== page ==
Shopping on holiday? What are you allowed to bring back to the UK?
You've had a fantastic holiday abroad, you've made plenty of memories, and now it's time to return home. Of course, you're stocking up on gifts, souvenirs and treats for yourself to bring back - why not, while you're there!
Foreign alcohol to enjoy at home, biscuits for the office, cured meats that you've enjoyed while you're away, local crafts, perfume or aftershave from the duty-free counter...there are many things that holidaymakers choose to bring back to the UK from their travels.
The problem is that many people fail to check what is and isn't allowed to be brought back to the UK from abroad. Fail to check whether you're importing a banned item, and you could end up having your purchases seized by customs.
Although our travel insurance is pretty comprehensive, we sadly can't cover the import of banned items. It's not just about duty-free either: there are various categories of things that can't be brought back into the UK.
You can find up-to-date information on what is and isn't allowed on the Government's website, here. For a quick overview of the rules, read on...
There are set limits for the amount of alcohol and tobacco products you can bring back without being taxed. These limits are currently:
- 18 litres of still wine
- 42 litres of beer
- 4 litres of alcohol over 22%
- 9 litres of sparkling or fortified wine and other alcoholic drinks up to 22%<
- 200 cigarettes
- 50 cigars
- 100 cigarillos
- 250g tobacco
- 200 sticks of tobacco for electronic heated smoking devices
There are no limits on quantities for other duty-free products - but remember, there is a total item value limit for everything that you bring back from your holiday abroad.
Total item value
It's not just limits and restrictions for individual products that you need to be aware of. Did you know that there's a limit to the total value of all the items that you bring back from your travels?
Excluding your alcohol and tobacco allowances, the total value of other goods you're allowed to bring back £390. If you're planning on re-entering the country on a private boat or plane, though, this total drops to £270.
It's also important to remember that if you go over this allowance, it's not just the amount above the allowance that you'll have to pay tax and duty on - it's the full value.
If you've gone over your personal allowance, you may be able to avoid paying customs duty. If the products were made/grown in the EU using only EU ingredients/materials, were bought in the EU and are being brought in from an EU country, you should be able to claim a zero rate of customs duty - as long as you've got evidence of all of these things. There are different rules if the total value of your imports is above or below £1,000, as you'll see here.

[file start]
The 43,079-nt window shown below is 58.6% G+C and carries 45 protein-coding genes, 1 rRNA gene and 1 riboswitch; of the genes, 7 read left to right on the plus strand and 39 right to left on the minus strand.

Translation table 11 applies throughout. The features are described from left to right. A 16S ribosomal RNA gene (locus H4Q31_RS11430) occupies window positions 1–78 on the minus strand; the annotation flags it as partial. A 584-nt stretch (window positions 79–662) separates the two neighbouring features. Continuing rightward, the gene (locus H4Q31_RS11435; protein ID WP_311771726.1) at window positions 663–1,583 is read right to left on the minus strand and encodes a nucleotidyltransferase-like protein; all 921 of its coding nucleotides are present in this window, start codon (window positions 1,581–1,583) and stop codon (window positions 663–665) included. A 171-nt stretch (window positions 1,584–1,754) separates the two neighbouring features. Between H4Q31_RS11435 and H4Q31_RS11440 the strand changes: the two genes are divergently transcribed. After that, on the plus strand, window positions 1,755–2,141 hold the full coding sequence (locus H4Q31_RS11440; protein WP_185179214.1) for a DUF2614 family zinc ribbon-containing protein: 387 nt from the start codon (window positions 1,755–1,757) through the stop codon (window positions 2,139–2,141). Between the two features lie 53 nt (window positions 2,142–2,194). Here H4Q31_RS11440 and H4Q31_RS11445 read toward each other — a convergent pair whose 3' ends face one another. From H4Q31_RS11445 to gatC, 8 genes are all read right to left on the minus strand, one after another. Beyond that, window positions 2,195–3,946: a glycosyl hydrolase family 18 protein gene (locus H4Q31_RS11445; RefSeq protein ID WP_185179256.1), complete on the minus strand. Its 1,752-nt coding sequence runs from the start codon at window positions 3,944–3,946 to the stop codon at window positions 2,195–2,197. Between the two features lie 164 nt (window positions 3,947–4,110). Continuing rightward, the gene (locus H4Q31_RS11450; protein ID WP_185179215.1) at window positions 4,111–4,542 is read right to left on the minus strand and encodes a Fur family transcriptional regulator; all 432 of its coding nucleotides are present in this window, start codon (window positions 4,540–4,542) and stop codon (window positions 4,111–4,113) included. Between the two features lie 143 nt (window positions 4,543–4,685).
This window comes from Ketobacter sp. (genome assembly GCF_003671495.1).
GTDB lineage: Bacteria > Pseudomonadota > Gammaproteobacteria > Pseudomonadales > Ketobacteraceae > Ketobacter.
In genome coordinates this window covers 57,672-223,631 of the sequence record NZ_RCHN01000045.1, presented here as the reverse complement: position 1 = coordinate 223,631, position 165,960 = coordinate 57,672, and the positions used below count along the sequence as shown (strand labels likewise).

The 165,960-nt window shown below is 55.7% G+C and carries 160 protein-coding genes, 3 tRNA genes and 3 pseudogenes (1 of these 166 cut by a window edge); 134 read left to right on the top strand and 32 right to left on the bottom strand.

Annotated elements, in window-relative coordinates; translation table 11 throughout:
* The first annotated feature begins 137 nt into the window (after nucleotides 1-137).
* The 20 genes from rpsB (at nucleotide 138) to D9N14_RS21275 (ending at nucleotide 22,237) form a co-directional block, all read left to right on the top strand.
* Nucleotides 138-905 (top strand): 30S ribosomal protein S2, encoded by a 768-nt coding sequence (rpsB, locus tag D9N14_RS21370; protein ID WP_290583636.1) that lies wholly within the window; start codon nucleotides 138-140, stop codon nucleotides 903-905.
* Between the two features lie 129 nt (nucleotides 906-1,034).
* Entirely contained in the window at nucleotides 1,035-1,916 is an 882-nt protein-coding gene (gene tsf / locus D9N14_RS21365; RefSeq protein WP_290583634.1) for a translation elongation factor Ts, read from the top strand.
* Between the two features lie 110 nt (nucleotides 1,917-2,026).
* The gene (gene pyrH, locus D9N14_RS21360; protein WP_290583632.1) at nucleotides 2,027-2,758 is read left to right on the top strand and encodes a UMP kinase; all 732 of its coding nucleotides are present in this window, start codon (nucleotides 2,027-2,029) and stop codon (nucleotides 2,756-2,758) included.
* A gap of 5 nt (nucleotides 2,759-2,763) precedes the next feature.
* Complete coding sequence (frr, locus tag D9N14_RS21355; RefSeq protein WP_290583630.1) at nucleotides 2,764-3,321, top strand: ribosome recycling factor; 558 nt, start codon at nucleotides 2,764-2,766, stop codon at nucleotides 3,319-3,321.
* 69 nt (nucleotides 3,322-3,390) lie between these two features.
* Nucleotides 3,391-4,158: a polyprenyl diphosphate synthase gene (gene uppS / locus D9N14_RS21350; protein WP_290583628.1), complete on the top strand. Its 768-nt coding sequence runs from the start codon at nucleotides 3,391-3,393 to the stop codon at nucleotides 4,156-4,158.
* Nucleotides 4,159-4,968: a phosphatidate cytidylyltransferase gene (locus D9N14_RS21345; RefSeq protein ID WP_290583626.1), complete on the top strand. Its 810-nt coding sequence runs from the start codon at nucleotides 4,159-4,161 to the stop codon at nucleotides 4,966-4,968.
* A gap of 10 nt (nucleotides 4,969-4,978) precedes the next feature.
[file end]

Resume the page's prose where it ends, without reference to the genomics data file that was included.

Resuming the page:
Certain items are completely banned from being brought back into the UK, so be sure that you avoid returning from your holiday with any of the following:
- Endangered animal or plant species
- Self-defence sprays, like CS gas or pepper spray
- Offensive weapons, such as flick knives
- Controlled drugs
- Personal imports of many dairy and meat products from non-EU nations
- Indecent/obscene material, including DVDs, magazines and books
There are also restrictions on various goods, namely:
- Firearms, ammunition and explosives: these require a special licence
- Certain food and plant products which are not grown in the EU, are not for personal use and/or are not free from pests and diseases.
You can find a full list of banned products and restrictions here.
Food and drink
French cheeses, Italian cured meats, sweets or chocolate for family and friends...there are lots of food and drink products we love to bring back from our travels. It's a great way to continue that holiday feeling at home and to share the foods and drinks you've experienced with your friends and family back home. But what are the rules?
It's good news if you're returning from an EU country. Border Force UK confirms that there are various things you can bring back from any country with no restrictions, namely:
- Pasta and noodles (if meat-free)
- Bread (if not sandwiches filled with dairy/meat)
- Chocolate and confectionery (without too many unprocessed dairy ingredients)
- Cakes (without fresh cream)
- Processed and packaged plant products
- Packaged stocks, soups and flavourings
- Food supplements (which can include just a small amount of animal product, like cod liver oil capsules)
However, there are restrictions on certain other products. Animal products can be brought in for personal use from the EU and a few other countries. Meat and milk-based products, however, can't be brought in from countries outside the EU, and there are limits on other animal products.
There are similar rules for fruits, vegetables, seeds and nuts, which can be brought in freely from EU countries, but which are mostly banned from non-EU countries unless you get a plant health certificate before leaving. There are certain products - such as pineapple, peeled and processed nuts and grains - that you can bring in without this certificate, but it's well worth checking the rules in full here.
Although these rules might seem complicated, it's important to know where you stand before you travel back home. By sticking with the rules, you'll avoid any unpleasant surprises and embarrassment at customs when you return, as well as the risk of your items being seized or having to pay extra costs.
Bear in mind that official rules may change, so be sure to check back on the Government website for the most up-to-date information. Above all, enjoy your break - as well as the things you bring back with you to remind you of your time away!
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